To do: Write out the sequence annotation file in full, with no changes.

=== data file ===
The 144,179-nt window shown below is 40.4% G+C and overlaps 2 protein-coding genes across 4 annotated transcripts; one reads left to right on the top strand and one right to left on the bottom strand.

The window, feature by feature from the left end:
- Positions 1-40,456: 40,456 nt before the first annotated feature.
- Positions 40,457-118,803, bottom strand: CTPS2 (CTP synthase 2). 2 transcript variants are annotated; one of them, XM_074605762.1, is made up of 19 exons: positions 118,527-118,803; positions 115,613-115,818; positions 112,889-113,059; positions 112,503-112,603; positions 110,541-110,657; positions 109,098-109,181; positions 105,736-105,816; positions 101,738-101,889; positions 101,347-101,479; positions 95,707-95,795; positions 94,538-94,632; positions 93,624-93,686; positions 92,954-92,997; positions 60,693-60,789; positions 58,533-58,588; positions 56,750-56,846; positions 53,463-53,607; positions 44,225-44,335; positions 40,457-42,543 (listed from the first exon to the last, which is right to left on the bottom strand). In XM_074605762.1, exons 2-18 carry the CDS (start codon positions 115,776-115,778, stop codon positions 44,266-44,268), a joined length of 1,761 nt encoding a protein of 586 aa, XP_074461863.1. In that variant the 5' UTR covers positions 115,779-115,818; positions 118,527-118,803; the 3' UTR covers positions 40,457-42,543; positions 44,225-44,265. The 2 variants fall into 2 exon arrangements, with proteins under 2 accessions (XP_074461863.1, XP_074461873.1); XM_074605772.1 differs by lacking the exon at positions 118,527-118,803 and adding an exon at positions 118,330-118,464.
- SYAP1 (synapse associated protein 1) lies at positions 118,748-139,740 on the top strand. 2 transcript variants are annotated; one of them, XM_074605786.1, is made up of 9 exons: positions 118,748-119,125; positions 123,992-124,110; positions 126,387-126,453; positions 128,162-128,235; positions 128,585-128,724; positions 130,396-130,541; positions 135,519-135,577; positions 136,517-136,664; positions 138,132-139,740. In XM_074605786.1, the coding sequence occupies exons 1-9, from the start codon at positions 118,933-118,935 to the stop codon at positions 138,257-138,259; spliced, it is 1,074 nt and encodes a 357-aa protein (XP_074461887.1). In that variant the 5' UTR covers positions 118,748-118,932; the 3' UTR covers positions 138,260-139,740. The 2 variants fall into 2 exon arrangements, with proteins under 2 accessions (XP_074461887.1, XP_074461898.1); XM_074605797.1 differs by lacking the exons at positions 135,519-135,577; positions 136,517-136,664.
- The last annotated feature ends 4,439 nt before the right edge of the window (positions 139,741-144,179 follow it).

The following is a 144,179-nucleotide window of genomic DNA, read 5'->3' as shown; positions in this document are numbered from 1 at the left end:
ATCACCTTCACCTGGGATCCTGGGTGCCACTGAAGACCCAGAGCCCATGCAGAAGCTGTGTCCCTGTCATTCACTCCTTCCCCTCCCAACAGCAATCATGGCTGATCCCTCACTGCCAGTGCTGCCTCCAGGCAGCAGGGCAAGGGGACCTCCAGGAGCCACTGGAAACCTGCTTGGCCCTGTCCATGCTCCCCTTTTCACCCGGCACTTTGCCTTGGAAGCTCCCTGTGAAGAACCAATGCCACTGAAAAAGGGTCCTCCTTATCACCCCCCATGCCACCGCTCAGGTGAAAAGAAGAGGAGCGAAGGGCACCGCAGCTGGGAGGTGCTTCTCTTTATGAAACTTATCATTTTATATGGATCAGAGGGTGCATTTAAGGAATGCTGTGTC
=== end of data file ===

The 144,179-nt window shown below is 40.4% G+C and overlaps 2 protein-coding genes across 4 annotated transcripts; one reads left to right on the top strand and one right to left on the bottom strand.

The window, feature by feature from the left end:
- Positions 1-40,456: 40,456 nt before the first annotated feature.
- Positions 40,457-118,803, bottom strand: CTPS2 (CTP synthase 2). 2 transcript variants are annotated; one of them, XM_074605762.1, is made up of 19 exons: positions 118,527-118,803; positions 115,613-115,818; positions 112,889-113,059; positions 112,503-112,603; positions 110,541-110,657; positions 109,098-109,181; positions 105,736-105,816; positions 101,738-101,889; positions 101,347-101,479; positions 95,707-95,795; positions 94,538-94,632; positions 93,624-93,686; positions 92,954-92,997; positions 60,693-60,789; positions 58,533-58,588; positions 56,750-56,846; positions 53,463-53,607; positions 44,225-44,335; positions 40,457-42,543 (listed from the first exon to the last, which is right to left on the bottom strand). In XM_074605762.1, exons 2-18 carry the CDS (start codon positions 115,776-115,778, stop codon positions 44,266-44,268), a joined length of 1,761 nt encoding a protein of 586 aa, XP_074461863.1. In that variant the 5' UTR covers positions 115,779-115,818; positions 118,527-118,803; the 3' UTR covers positions 40,457-42,543; positions 44,225-44,265. The 2 variants fall into 2 exon arrangements, with proteins under 2 accessions (XP_074461863.1, XP_074461873.1); XM_074605772.1 differs by lacking the exon at positions 118,527-118,803 and adding an exon at positions 118,330-118,464.
- SYAP1 (synapse associated protein 1) lies at positions 118,748-139,740 on the top strand. 2 transcript variants are annotated; one of them, XM_074605786.1, is made up of 9 exons: positions 118,748-119,125; positions 123,992-124,110; positions 126,387-126,453; positions 128,162-128,235; positions 128,585-128,724; positions 130,396-130,541; positions 135,519-135,577; positions 136,517-136,664; positions 138,132-139,740. In XM_074605786.1, the coding sequence occupies exons 1-9, from the start codon at positions 118,933-118,935 to the stop codon at positions 138,257-138,259; spliced, it is 1,074 nt and encodes a 357-aa protein (XP_074461887.1). In that variant the 5' UTR covers positions 118,748-118,932; the 3' UTR covers positions 138,260-139,740. The 2 variants fall into 2 exon arrangements, with proteins under 2 accessions (XP_074461887.1, XP_074461898.1); XM_074605797.1 differs by lacking the exons at positions 135,519-135,577; positions 136,517-136,664.
- The last annotated feature ends 4,439 nt before the right edge of the window (positions 139,741-144,179 follow it).

The following is a 144,179-nucleotide window of genomic DNA, read 5'->3' as shown; positions in this document are numbered from 1 at the left end:
ATCACCTTCACCTGGGATCCTGGGTGCCACTGAAGACCCAGAGCCCATGCAGAAGCTGTGTCCCTGTCATTCACTCCTTCCCCTCCCAACAGCAATCATGGCTGATCCCTCACTGCCAGTGCTGCCTCCAGGCAGCAGGGCAAGGGGACCTCCAGGAGCCACTGGAAACCTGCTTGGCCCTGTCCATGCTCCCCTTTTCACCCGGCACTTTGCCTTGGAAGCTCCCTGTGAAGAACCAATGCCACTGAAAAAGGGTCCTCCTTATCACCCCCCATGCCACCGCTCAGGTGAAAAGAAGAGGAGCGAAGGGCACCGCAGCTGGGAGGTGCTTCTCTTTATGAAACTTATCATTTTATATGGATCAGAGGGTGCATTTAAGGAATGCTGTGTC